This may be because the directors felt no need; the film’s chief evangelist (Becky Fischer) is herself somewhat reactionary and off-putting. Her essential claim, stated very early in the film, is that America’s children need to mobilized for Jesus because Muslims around the world are fervently converting their children and arming them for a coming conflict.

To overtly critique the film’s subject, the directors have relied on a single liberal Christian radio talk show host, shown making his own show about the dangers of the evangelical movement and his view that it’s essentially missing the message of Christ.

Visually, the film is very stark. But the subjects are generally lively enough to compensate. The most important players in the drama are children: there’s Levi, 12, who is aspiring to be a preacher. Rachel, 9, who feels moved to tell a twenty-something in a bowling ally that God loves her and is thinking of her, is also particularly memorable.

Overall, the movie paints a pretty useful, if somewhat frightening, portrait of the movement. It seems to gloss over certain aspects of motives and aspirations. The characters feel slightly underdeveloped, all getting enough time on camera, but none really probed or examined in any meaningful way. That is, we see these kids at church and at camp, but with little explanation of their motives for being there.

None the less, we are given a good look at what does occur at such camps. In one striking example, Becky Fischer tells weeping young children that there are fakers among them, and that they need to admit and cease their lying because “there can be no fakers in God’s army.”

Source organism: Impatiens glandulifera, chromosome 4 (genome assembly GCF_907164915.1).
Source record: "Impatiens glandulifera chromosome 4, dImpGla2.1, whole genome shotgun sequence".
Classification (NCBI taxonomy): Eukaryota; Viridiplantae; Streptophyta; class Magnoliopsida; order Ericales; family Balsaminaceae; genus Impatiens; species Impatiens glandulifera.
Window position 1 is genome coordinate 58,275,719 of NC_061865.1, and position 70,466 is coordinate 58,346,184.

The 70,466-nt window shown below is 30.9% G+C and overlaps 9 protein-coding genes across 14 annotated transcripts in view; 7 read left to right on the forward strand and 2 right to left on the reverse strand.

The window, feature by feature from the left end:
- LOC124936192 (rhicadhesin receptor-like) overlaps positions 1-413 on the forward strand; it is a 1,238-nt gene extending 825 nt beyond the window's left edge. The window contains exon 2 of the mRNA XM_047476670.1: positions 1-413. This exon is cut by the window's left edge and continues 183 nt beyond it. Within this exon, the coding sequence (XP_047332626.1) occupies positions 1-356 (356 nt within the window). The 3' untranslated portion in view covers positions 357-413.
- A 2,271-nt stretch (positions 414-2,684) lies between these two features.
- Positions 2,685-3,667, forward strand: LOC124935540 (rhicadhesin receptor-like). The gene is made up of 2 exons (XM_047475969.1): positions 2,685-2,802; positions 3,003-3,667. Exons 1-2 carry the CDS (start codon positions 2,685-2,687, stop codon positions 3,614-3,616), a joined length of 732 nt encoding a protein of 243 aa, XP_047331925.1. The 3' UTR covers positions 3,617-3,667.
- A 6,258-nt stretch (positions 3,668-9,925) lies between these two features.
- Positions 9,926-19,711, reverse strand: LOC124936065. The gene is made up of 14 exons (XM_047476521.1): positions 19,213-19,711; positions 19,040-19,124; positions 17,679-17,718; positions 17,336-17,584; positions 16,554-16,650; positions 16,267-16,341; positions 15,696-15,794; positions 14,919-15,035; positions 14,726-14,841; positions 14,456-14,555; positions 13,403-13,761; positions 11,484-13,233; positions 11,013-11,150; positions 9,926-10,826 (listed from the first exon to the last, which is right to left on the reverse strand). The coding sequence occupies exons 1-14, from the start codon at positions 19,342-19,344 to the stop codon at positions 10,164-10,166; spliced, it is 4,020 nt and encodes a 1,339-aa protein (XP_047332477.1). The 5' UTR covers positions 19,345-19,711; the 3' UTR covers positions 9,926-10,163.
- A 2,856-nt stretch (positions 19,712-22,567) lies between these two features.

This scene and others raise some interesting questions about the most radical elements of the movement. Levi, in some ways the film’s star, is home schooled by his mother in the ways of Creationist science. His book asks him, a middle-school aged child, to explain how global warming is clearly not a real problem.

Perhaps more jarring, is the scene in which a man speaks to the children at camp about abortion. I was shocked, not least of all because most of the children at this camp were between the ages of 8 and 13. This left the man on shaky ground, teaching children who probably don’t even know the biology of reproduction what abortion is and how it is bad.

Regardless of all of this, I couldn’t stop wondering about the future of these people. Repeatedly throughout the film, adults are telling these children that they are the most important generation, and that they can win back America for God. Most of the children shown seem enthused with this idea. I was left wondering how many of the children at this camp actually felt that way. How long those shown would continue to feel that way. Would they all, if revisited in 5 or 10 years time, still be a fervent in their beliefs, or would some become cynical.

Regardless of these questions, there is no denying that Jesus Camp tells some compelling stories, and in a fairly even-handed way. If you’re curious about evangelism (especially its extremes), Jesus Camp makes a good introduction.